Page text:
The darkness of god is the sense of ineffable mystery when one contemplates the power and intentions of god. The magnificence of god is tied to the fact that he is infinitely good and beyond human comprehension. His ineffable mystery provides comfit to his believers. In the same way, Winner wants to find a sense of belonging in society. He objects to the technological view that society is a purely instrumental means of achieving some desirable end. For his society is the thing that gives meaning. Depriving it of this renders the individual helpless and alone.
Winner attempts to understand why others do not see society in this way. In particular he tries to understand why people are quite willing to adapt themselves and their society to the needs of technology. Winner sees that this acceptance of technological change has brought prosperity but cannot see how shallow economic prosperity is preferable to a stable meaning-giving society. Hence the Whale and the Reactor of his title.
What Winner seems to miss is that while technology has political imperatives, as he correctly observes, it is also subject to political imperatives. There is no monolithic thing called technology. Rather there are various technologies that all compete to fit into what would best be called a ecosystem of technological and societal arrangements. Successful technologies then must be aware and adapt to the needs of the larger ecosystem of society. Societal and technological arrangements co-evolve and a successful arrangement must be sensitive to larger needs outside of itself.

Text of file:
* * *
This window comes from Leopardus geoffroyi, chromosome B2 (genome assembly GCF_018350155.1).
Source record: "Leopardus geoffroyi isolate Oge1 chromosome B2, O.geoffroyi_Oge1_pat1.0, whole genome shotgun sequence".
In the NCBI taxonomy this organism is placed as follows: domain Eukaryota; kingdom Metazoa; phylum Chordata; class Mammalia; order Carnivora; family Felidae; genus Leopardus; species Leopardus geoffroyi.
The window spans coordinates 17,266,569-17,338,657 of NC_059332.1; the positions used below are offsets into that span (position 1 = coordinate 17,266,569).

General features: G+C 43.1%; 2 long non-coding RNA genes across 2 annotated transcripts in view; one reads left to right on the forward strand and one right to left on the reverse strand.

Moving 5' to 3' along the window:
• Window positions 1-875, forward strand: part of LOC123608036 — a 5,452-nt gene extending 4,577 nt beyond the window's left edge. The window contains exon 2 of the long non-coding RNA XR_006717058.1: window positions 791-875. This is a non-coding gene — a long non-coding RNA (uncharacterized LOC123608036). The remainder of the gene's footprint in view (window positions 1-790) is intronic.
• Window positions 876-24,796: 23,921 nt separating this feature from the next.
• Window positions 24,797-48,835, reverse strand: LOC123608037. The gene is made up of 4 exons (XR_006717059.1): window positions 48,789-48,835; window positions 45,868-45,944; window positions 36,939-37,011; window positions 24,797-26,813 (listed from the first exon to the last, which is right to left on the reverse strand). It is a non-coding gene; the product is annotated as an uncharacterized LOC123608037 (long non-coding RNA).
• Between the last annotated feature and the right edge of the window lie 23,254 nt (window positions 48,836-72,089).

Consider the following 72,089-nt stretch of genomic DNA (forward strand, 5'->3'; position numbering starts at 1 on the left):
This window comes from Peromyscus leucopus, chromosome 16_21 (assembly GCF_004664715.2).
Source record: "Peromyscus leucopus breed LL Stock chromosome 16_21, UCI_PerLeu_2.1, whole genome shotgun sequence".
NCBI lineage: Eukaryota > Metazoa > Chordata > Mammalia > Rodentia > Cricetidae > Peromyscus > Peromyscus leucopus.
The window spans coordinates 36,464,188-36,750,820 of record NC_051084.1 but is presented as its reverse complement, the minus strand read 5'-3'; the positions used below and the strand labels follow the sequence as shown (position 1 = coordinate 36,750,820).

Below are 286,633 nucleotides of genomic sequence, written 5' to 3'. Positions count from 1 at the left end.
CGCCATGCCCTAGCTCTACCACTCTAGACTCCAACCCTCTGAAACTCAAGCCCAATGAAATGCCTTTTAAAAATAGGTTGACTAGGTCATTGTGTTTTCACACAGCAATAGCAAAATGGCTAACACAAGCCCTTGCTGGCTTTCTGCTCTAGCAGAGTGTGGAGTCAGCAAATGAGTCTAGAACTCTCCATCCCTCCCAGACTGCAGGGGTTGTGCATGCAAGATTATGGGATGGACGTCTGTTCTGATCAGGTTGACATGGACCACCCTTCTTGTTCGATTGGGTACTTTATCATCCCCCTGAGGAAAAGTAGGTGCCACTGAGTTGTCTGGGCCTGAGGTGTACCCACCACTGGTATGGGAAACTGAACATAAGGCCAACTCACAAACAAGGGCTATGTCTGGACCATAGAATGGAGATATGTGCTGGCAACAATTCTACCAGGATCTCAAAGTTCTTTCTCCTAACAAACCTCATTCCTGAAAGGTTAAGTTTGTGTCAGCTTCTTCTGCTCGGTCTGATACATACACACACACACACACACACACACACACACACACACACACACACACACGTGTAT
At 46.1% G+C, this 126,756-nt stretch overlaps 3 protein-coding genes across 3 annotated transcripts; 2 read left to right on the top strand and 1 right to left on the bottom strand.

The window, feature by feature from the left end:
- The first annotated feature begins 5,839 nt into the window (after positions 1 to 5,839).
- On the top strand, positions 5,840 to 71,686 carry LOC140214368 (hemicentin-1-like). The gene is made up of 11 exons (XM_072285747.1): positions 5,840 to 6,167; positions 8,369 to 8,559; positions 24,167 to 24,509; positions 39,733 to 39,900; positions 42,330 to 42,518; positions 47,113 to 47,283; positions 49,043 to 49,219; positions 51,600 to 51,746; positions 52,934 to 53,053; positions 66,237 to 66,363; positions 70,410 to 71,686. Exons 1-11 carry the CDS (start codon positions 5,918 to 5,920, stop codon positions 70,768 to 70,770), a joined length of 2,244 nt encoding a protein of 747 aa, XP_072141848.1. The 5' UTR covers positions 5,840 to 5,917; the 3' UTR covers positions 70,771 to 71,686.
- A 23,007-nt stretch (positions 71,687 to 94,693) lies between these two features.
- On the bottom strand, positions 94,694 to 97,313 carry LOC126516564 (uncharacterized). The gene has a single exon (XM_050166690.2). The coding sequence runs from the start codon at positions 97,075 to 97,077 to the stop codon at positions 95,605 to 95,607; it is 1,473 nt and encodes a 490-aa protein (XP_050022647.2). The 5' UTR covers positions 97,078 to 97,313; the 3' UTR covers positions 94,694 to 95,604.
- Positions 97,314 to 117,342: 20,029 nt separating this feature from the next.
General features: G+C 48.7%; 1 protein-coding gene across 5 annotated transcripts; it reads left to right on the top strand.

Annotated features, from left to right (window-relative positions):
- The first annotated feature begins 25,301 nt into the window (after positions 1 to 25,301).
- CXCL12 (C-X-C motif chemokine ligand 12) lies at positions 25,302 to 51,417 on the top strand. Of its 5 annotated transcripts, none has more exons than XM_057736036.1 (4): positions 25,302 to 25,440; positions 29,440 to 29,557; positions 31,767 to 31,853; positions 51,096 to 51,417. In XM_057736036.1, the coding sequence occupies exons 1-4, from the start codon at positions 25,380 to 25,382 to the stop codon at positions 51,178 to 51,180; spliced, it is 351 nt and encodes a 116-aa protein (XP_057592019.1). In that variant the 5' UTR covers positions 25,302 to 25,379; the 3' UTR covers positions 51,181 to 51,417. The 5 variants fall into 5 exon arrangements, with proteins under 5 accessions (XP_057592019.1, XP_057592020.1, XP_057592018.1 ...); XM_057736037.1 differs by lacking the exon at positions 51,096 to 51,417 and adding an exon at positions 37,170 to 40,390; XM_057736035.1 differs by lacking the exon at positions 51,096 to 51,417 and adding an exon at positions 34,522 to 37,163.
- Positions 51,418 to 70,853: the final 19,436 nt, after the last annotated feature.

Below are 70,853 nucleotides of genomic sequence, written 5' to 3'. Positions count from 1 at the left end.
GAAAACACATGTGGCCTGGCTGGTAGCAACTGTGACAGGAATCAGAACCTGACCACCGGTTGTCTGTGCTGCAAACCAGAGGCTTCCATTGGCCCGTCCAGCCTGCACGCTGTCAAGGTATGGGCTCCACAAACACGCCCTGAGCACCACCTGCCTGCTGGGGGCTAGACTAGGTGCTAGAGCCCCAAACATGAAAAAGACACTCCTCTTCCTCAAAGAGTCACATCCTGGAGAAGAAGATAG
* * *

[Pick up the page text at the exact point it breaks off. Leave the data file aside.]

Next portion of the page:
This co-evolution is best done in a open educated affluent society that is tolerant of change and divergent views. Technology rather than being a straightjacket requiring conformity from members of society is a slave to society�s needs. It will be By fostering an open educated society it creates the conditions that foster the dignity of the individual. The very political imperatives that control technological development are the reasons why people are willing to adapt to technology. They adapt in an open educated way that provides frees them from obsolete constraints while emphasizing long held beliefs of individual dignity and freedom.